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Crime & Courts

Former Deputy Auditor Tori Artman found not guilty in overtime pay case

Defense attorney argued 'state didn't do its job'

After just a little more than three hours of deliberation Wednesday afternoon, a jury returned a verdict of not guilty on all three counts in former La Salle County Deputy Auditor Tori Artman's overtime pay case.

Artman was found not guilty of theft of $1,358.88 of overtime pay between Oct. 24, 2016, and Aug. 7, 2017, as well as not guilty of official misconduct and conspiracy to a theft.

The La Salle County Board barred Artman from her office and then the Salary and Labor Committee fired her April 25.

Neither she, nor her attorney Todd Martin, would comment on whether Artman would seek to get her job back. Artman has filed an unfair labor complaint asking for reinstatement of her job that has yet to be heard.

La Salle County State's Attorney Karen Donnelly had no comment after the verdict.

Auditor Jody Wilkinson, Artman's supervisor, was found not guilty June 14 in the pay case.

Artman was the first of two former auditor employees to go to trial on the overtime theft charges. Pamela Wright, 54, of Ottawa, also is charged with receiving $1,672 in pay for overtime work prosecutors said she didn't perform. Wright is scheduled for trial Monday, Aug. 26, with a pretrial hearing set for 10 a.m. Friday, Aug. 23.

Attorneys gave their closing arguments Wednesday morning in Artman's case, after presenting their cases Tuesday and selecting a jury Monday.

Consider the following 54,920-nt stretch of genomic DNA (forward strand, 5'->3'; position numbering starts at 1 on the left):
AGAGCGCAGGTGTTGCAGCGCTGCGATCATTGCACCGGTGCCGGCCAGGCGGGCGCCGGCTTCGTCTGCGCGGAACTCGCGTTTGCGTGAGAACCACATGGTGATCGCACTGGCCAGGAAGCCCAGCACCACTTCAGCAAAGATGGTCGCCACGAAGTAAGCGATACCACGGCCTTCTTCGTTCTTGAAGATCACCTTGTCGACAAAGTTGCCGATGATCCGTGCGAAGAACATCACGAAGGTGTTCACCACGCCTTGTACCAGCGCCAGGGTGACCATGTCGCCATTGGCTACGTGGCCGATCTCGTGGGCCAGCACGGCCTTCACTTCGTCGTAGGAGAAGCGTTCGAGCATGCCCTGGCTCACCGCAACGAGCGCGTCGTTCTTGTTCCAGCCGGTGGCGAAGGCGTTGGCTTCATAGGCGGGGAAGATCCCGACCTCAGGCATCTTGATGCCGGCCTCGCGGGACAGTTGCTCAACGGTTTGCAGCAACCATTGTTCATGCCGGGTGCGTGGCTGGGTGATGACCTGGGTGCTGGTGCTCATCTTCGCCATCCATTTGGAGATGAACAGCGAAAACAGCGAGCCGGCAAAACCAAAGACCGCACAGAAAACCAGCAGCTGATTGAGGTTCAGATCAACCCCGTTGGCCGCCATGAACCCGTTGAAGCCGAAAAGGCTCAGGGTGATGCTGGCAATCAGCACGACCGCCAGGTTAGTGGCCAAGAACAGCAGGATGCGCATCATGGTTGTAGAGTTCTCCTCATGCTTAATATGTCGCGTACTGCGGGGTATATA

In his closing remarks Wednesday, defense attorney Todd Martin said the state didn't do its job in proving Artman's guilt. While Artman agreed in her testimony she received pay for time she didn't work, prosecutors did not provide evidence on how much illegitimate overtime was worked. Martin said the jury couldn't convict his client on speculation or estimations, because Artman could have been speaking about a different time period than police detectives thought.

He also said the overtime was added to Artman's timecards by Wilkinson in small enough amounts Artman didn't notice. He said she had direct deposit and didn't keep tabs on overtime pay. When it was brought to light, Artman asked to repay the illegitimate overtime.

Assistant State's Attorney George Mueller responded in his final statement Artman told police herself she worked about 50% of the overtime put on her time card. He said Artman's willingness to pay back money she didn't work is her own acknowledgement she did something wrong. Mueller also thought it was suspicious someone who works in the auditor's office and deals regularly with finances wouldn't pay attention to her overtime pay.

Mueller didn't buy Artman's testimony she didn't know about Wilkinson adding overtime to her time card, saying if a boss had concocted a scheme to pay her employees a de facto raise through overtime, she would have wanted to tell her employees.

Following the verdict, Artman said she respected the jury system, but she did not want to comment any further.

Martin said he was relieved. He said jury trials can be unpredictable, but he believed the jury took its role seriously, and "they listened to the evidence."

Martin also represents Wright, who is the last of three charged from the auditor's office in the pay scheme.

"I have to do it again in two weeks," he said, noting he will not do anything significantly different in Wright's trial. "The truth is the truth."

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